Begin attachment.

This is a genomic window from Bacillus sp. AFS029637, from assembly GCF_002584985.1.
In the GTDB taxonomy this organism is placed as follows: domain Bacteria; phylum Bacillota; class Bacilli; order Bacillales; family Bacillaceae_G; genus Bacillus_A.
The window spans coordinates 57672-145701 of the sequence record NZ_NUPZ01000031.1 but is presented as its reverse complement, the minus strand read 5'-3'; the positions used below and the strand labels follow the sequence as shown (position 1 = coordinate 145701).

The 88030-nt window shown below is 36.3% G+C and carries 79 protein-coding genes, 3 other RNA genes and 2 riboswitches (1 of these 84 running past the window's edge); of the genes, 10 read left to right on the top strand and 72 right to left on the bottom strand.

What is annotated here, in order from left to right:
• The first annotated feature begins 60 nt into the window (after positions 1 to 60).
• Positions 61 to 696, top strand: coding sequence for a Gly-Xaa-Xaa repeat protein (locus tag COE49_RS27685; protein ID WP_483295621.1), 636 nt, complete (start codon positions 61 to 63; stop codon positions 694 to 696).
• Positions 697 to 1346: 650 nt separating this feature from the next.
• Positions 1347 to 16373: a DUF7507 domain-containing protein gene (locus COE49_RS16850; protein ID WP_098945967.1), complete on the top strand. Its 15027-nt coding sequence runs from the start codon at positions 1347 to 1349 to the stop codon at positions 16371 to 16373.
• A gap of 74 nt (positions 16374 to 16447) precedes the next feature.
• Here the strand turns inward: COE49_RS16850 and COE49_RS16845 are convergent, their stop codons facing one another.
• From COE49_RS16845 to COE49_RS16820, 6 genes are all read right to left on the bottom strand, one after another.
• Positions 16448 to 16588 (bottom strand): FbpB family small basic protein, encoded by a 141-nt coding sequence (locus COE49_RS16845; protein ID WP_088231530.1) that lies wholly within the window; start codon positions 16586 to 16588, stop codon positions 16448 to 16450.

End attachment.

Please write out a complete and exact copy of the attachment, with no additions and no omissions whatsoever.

This is a genomic window from Bacillus sp. AFS029637, from assembly GCF_002584985.1.
In the GTDB taxonomy this organism is placed as follows: domain Bacteria; phylum Bacillota; class Bacilli; order Bacillales; family Bacillaceae_G; genus Bacillus_A.
The window spans coordinates 57672-145701 of the sequence record NZ_NUPZ01000031.1 but is presented as its reverse complement, the minus strand read 5'-3'; the positions used below and the strand labels follow the sequence as shown (position 1 = coordinate 145701).

The 88030-nt window shown below is 36.3% G+C and carries 79 protein-coding genes, 3 other RNA genes and 2 riboswitches (1 of these 84 running past the window's edge); of the genes, 10 read left to right on the top strand and 72 right to left on the bottom strand.

What is annotated here, in order from left to right:
• The first annotated feature begins 60 nt into the window (after positions 1 to 60).
• Positions 61 to 696, top strand: coding sequence for a Gly-Xaa-Xaa repeat protein (locus tag COE49_RS27685; protein ID WP_483295621.1), 636 nt, complete (start codon positions 61 to 63; stop codon positions 694 to 696).
• Positions 697 to 1346: 650 nt separating this feature from the next.
• Positions 1347 to 16373: a DUF7507 domain-containing protein gene (locus COE49_RS16850; protein ID WP_098945967.1), complete on the top strand. Its 15027-nt coding sequence runs from the start codon at positions 1347 to 1349 to the stop codon at positions 16371 to 16373.
• A gap of 74 nt (positions 16374 to 16447) precedes the next feature.
• Here the strand turns inward: COE49_RS16850 and COE49_RS16845 are convergent, their stop codons facing one another.
• From COE49_RS16845 to COE49_RS16820, 6 genes are all read right to left on the bottom strand, one after another.
• Positions 16448 to 16588 (bottom strand): FbpB family small basic protein, encoded by a 141-nt coding sequence (locus COE49_RS16845; protein ID WP_088231530.1) that lies wholly within the window; start codon positions 16586 to 16588, stop codon positions 16448 to 16450.